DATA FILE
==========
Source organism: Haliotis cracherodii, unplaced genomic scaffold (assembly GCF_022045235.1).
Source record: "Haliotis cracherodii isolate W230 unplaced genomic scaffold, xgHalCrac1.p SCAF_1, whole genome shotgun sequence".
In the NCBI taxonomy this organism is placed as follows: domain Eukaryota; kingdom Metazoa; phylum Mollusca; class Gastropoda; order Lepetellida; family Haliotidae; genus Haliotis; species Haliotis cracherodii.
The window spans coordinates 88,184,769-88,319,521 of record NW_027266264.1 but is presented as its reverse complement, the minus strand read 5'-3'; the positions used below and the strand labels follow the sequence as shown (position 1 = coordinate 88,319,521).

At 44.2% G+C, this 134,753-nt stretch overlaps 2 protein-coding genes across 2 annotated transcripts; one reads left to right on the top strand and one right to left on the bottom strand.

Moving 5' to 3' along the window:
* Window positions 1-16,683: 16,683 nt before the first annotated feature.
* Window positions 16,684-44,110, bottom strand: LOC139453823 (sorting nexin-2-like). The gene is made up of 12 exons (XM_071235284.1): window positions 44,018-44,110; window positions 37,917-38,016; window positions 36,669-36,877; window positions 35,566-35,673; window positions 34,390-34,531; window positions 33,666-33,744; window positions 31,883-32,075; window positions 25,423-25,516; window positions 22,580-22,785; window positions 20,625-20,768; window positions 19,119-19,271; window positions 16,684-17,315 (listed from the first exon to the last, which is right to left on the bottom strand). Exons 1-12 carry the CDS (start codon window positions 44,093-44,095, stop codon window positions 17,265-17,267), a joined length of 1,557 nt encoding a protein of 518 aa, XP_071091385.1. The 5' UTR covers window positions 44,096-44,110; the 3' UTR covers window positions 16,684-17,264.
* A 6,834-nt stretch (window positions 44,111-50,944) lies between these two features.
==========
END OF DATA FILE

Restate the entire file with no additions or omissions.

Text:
Source organism: Haliotis cracherodii, unplaced genomic scaffold (assembly GCF_022045235.1).
Source record: "Haliotis cracherodii isolate W230 unplaced genomic scaffold, xgHalCrac1.p SCAF_1, whole genome shotgun sequence".
In the NCBI taxonomy this organism is placed as follows: domain Eukaryota; kingdom Metazoa; phylum Mollusca; class Gastropoda; order Lepetellida; family Haliotidae; genus Haliotis; species Haliotis cracherodii.
The window spans coordinates 88,184,769-88,319,521 of record NW_027266264.1 but is presented as its reverse complement, the minus strand read 5'-3'; the positions used below and the strand labels follow the sequence as shown (position 1 = coordinate 88,319,521).

At 44.2% G+C, this 134,753-nt stretch overlaps 2 protein-coding genes across 2 annotated transcripts; one reads left to right on the top strand and one right to left on the bottom strand.

Moving 5' to 3' along the window:
* Window positions 1-16,683: 16,683 nt before the first annotated feature.
* Window positions 16,684-44,110, bottom strand: LOC139453823 (sorting nexin-2-like). The gene is made up of 12 exons (XM_071235284.1): window positions 44,018-44,110; window positions 37,917-38,016; window positions 36,669-36,877; window positions 35,566-35,673; window positions 34,390-34,531; window positions 33,666-33,744; window positions 31,883-32,075; window positions 25,423-25,516; window positions 22,580-22,785; window positions 20,625-20,768; window positions 19,119-19,271; window positions 16,684-17,315 (listed from the first exon to the last, which is right to left on the bottom strand). Exons 1-12 carry the CDS (start codon window positions 44,093-44,095, stop codon window positions 17,265-17,267), a joined length of 1,557 nt encoding a protein of 518 aa, XP_071091385.1. The 5' UTR covers window positions 44,096-44,110; the 3' UTR covers window positions 16,684-17,264.
* A 6,834-nt stretch (window positions 44,111-50,944) lies between these two features.